Forty-six dog breeds are ‘facing extinction’ in the UK – is your dog on the list?

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Forty-six dog breeds, including the Greyhound and Collie, are at risk of disappearing in the UK, warns Nick Horniman MRCVS, a veterinary surgeon and founder of online pet pharmacy www.mypetsvet.co.uk.

Mr Horniman said: “The latest figures revealing that 46 dog breeds, including Foxhounds, King Charles Spaniels, and Welsh Corgis, are facing extinction highlight a pressing and critical issue for the veterinary and wider pet care community in the UK.”

He continued: “Underscoring the urgent need for collective action to address the endangerment of these cherished breeds. Prospective pet owners need to educate themselves on the importance of considering a wide variety of breeds, including those at risk of decline.

“By encouraging potential pet parents to move away from trendy breeds such as pugs, we can help ensure these breeds do not fade into obscurity but continue to thrive for future generations.

“It’s also important to note that if you are planning on saving some of these breeds from extinction some will cost more than others.

“For instance, large breeds like the Irish Wolfhound often require more food, larger living spaces, and may have breed-specific health issues such as hip dysplasia or heart issues that can lead to higher veterinary bills.”

The Kennel Club has released new figures showing 46 dog breeds are at risk of being wiped out in the UK. This includes Scottish Terriers, Rough Collies and Pointers, reports BirminghamLive.

“The Scottish Terrier has been such an iconic and recognisable breed in the UK for decades and means so much to so many different people, so these latest figures are really worrying,” said Bill Lambert, a spokesperson for The Kennel Club.

“People often opt for the well-known choices and simply forget to dig a little deeper, with the worrying knock-on effect that not only are some of our most iconic breeds in decline but also that people might not be getting the perfect match for them,” he went on.

“Opportunities to meet less popular breeds of dogs are limited, which is why we have a unique Discover Dogs zone at Crufts,” Mr Lambert added.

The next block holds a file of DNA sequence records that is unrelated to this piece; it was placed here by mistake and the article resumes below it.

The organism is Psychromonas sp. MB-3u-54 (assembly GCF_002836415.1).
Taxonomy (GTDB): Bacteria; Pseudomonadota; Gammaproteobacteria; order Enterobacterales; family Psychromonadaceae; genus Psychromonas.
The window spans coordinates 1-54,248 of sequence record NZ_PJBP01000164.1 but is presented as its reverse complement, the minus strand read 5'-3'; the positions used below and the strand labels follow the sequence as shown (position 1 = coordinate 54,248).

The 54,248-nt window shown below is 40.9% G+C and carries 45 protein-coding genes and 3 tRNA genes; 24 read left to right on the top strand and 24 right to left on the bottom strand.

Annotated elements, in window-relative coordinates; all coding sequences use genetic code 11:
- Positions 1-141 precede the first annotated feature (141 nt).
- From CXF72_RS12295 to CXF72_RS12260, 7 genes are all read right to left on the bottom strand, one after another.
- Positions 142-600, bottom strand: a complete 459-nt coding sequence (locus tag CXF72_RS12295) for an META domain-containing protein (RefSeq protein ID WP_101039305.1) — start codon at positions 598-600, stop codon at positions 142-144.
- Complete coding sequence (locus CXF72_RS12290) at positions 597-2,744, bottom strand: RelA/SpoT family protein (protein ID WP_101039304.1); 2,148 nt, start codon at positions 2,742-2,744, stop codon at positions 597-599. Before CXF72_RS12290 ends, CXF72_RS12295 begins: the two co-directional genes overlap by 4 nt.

“Visitors can talk to experts and meet any of the 222 breeds, from the most popular to vulnerable breeds, and a huge variety in between, including breeds that are new to the UK’s shores and those that yodel instead of bark.”

“We want people to enjoy lifelong relationships with their four-legged friends and urge potential dog owners to do their research, to meet the huge variety of breeds, and to use the information and resources we provide at Crufts and online, to really understand which breed and which breeder is right for them.”

Vulnerable native breeds (less than 300 puppy registrations in 2023):

  • Harrier: 0
  • Foxhound: 1
  • Otterhound: 18
  • Spaniel (Sussex): 27
  • Greyhound: 35
  • Skye Terrier: 36
  • King Charles Spaniel: 39
  • Collie (Smooth): 45
  • Irish Red & White Setter: 46
  • Bloodhound: 54
  • Glen of Imaal Terrier: 58
  • Mastiff: 69
  • Spaniel (Irish Water): 76
  • Spaniel (Field): 79
  • Welsh Corgi (Cardigan): 82
  • Retriever (Curly Coated): 83
  • Fox Terrier (Smooth): 89
  • English Toy Terrier (Black & Tan): 93
  • Kerry Blue Terrier: 96
  • Dandie Dinmont Terrier: 102
  • Lancashire Heeler: 108
  • Lakeland Terrier: 109
  • Manchester Terrier: 110
  • Deerhound: 132
  • Sealyham Terrier: 136
  • Gordon Setter: 137
  • Norwich Terrier: 150
  • Soft Coated Wheaten Terrier: 156
  • Spaniel (Welsh Springer): 167
  • Irish Wolfhound: 191
  • Spaniel (Clumber): 223
  • Bearded Collie: 232
  • Irish Terrier: 244
  • English Setter: 250
  • Bull Terrier (Miniature): 264

At risk (300 to 450 puppy registrations in 2023):

  • Bullmastiff: 321
  • Bedlington Terrier: 323
  • Welsh Terrier: 331
  • Old English Sheepdog: 359
  • Norfolk Terrier: 365
  • Parson Russell Terrier: 368
  • Fox Terrier (Wire): 378
  • Scottish Terrier: 406
  • Collie (Rough): 431
  • Cairn Terrier: 437
  • Pointer: 437

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